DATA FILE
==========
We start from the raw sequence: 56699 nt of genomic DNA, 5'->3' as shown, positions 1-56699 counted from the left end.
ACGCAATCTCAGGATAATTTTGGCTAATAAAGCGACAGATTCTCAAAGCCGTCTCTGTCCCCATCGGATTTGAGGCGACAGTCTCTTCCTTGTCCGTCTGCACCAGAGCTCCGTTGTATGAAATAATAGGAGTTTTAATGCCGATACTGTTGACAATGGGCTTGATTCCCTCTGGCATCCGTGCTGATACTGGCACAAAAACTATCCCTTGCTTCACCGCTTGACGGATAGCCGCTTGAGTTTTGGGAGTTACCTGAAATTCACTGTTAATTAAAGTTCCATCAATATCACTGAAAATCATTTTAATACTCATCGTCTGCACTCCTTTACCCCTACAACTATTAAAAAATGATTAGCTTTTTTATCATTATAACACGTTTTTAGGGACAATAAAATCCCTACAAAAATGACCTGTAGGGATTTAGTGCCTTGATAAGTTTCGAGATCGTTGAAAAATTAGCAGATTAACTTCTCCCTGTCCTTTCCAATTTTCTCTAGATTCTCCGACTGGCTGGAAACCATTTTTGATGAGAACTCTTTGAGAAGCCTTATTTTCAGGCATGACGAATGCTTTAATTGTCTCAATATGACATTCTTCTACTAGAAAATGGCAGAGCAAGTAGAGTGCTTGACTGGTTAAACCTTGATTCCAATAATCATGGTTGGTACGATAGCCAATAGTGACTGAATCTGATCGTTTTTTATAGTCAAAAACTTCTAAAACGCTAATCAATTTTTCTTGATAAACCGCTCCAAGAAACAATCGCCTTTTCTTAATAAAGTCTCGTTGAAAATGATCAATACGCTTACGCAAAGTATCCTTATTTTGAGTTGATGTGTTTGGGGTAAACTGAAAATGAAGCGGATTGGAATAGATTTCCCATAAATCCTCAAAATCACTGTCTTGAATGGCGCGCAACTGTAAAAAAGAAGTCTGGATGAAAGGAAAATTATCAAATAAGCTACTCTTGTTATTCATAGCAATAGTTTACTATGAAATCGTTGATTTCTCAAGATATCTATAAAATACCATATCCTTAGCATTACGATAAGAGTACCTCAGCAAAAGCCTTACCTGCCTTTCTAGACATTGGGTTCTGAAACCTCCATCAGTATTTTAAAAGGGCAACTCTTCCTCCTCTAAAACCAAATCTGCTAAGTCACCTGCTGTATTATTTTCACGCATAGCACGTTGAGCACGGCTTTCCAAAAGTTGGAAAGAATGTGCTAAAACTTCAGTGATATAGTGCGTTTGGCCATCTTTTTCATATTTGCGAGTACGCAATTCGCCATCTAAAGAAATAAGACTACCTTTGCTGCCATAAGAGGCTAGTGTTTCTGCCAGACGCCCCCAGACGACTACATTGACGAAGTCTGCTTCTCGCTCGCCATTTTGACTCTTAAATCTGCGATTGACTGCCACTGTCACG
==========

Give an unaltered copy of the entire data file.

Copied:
We start from the raw sequence: 56699 nt of genomic DNA, 5'->3' as shown, positions 1-56699 counted from the left end.
ACGCAATCTCAGGATAATTTTGGCTAATAAAGCGACAGATTCTCAAAGCCGTCTCTGTCCCCATCGGATTTGAGGCGACAGTCTCTTCCTTGTCCGTCTGCACCAGAGCTCCGTTGTATGAAATAATAGGAGTTTTAATGCCGATACTGTTGACAATGGGCTTGATTCCCTCTGGCATCCGTGCTGATACTGGCACAAAAACTATCCCTTGCTTCACCGCTTGACGGATAGCCGCTTGAGTTTTGGGAGTTACCTGAAATTCACTGTTAATTAAAGTTCCATCAATATCACTGAAAATCATTTTAATACTCATCGTCTGCACTCCTTTACCCCTACAACTATTAAAAAATGATTAGCTTTTTTATCATTATAACACGTTTTTAGGGACAATAAAATCCCTACAAAAATGACCTGTAGGGATTTAGTGCCTTGATAAGTTTCGAGATCGTTGAAAAATTAGCAGATTAACTTCTCCCTGTCCTTTCCAATTTTCTCTAGATTCTCCGACTGGCTGGAAACCATTTTTGATGAGAACTCTTTGAGAAGCCTTATTTTCAGGCATGACGAATGCTTTAATTGTCTCAATATGACATTCTTCTACTAGAAAATGGCAGAGCAAGTAGAGTGCTTGACTGGTTAAACCTTGATTCCAATAATCATGGTTGGTACGATAGCCAATAGTGACTGAATCTGATCGTTTTTTATAGTCAAAAACTTCTAAAACGCTAATCAATTTTTCTTGATAAACCGCTCCAAGAAACAATCGCCTTTTCTTAATAAAGTCTCGTTGAAAATGATCAATACGCTTACGCAAAGTATCCTTATTTTGAGTTGATGTGTTTGGGGTAAACTGAAAATGAAGCGGATTGGAATAGATTTCCCATAAATCCTCAAAATCACTGTCTTGAATGGCGCGCAACTGTAAAAAAGAAGTCTGGATGAAAGGAAAATTATCAAATAAGCTACTCTTGTTATTCATAGCAATAGTTTACTATGAAATCGTTGATTTCTCAAGATATCTATAAAATACCATATCCTTAGCATTACGATAAGAGTACCTCAGCAAAAGCCTTACCTGCCTTTCTAGACATTGGGTTCTGAAACCTCCATCAGTATTTTAAAAGGGCAACTCTTCCTCCTCTAAAACCAAATCTGCTAAGTCACCTGCTGTATTATTTTCACGCATAGCACGTTGAGCACGGCTTTCCAAAAGTTGGAAAGAATGTGCTAAAACTTCAGTGATATAGTGCGTTTGGCCATCTTTTTCATATTTGCGAGTACGCAATTCGCCATCTAAAGAAATAAGACTACCTTTGCTGCCATAAGAGGCTAGTGTTTCTGCCAGACGCCCCCAGACGACTACATTGACGAAGTCTGCTTCTCGCTCGCCATTTTGACTCTTAAATCTGCGATTGACTGCCACTGTCACG